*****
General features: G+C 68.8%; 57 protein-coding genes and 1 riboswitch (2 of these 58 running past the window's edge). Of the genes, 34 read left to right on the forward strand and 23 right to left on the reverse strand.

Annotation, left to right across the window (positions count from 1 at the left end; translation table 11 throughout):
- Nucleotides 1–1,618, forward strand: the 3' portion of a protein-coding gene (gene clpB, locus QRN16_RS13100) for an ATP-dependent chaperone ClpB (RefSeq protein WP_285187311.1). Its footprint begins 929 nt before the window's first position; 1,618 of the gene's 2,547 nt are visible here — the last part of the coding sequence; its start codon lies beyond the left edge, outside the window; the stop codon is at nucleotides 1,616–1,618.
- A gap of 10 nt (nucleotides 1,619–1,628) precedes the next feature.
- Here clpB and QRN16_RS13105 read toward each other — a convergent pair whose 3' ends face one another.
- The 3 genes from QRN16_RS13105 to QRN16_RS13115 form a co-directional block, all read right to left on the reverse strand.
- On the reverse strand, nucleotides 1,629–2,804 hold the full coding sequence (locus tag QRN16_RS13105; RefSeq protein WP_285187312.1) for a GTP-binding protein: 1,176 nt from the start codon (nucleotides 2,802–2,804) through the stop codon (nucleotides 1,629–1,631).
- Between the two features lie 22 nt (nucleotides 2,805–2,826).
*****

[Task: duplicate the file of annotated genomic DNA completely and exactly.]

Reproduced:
General features: G+C 68.8%; 57 protein-coding genes and 1 riboswitch (2 of these 58 running past the window's edge). Of the genes, 34 read left to right on the forward strand and 23 right to left on the reverse strand.

Annotation, left to right across the window (positions count from 1 at the left end; translation table 11 throughout):
- Nucleotides 1–1,618, forward strand: the 3' portion of a protein-coding gene (gene clpB, locus QRN16_RS13100) for an ATP-dependent chaperone ClpB (RefSeq protein WP_285187311.1). Its footprint begins 929 nt before the window's first position; 1,618 of the gene's 2,547 nt are visible here — the last part of the coding sequence; its start codon lies beyond the left edge, outside the window; the stop codon is at nucleotides 1,616–1,618.
- A gap of 10 nt (nucleotides 1,619–1,628) precedes the next feature.
- Here clpB and QRN16_RS13105 read toward each other — a convergent pair whose 3' ends face one another.
- The 3 genes from QRN16_RS13105 to QRN16_RS13115 form a co-directional block, all read right to left on the reverse strand.
- On the reverse strand, nucleotides 1,629–2,804 hold the full coding sequence (locus tag QRN16_RS13105; RefSeq protein WP_285187312.1) for a GTP-binding protein: 1,176 nt from the start codon (nucleotides 2,802–2,804) through the stop codon (nucleotides 1,629–1,631).
- Between the two features lie 22 nt (nucleotides 2,805–2,826).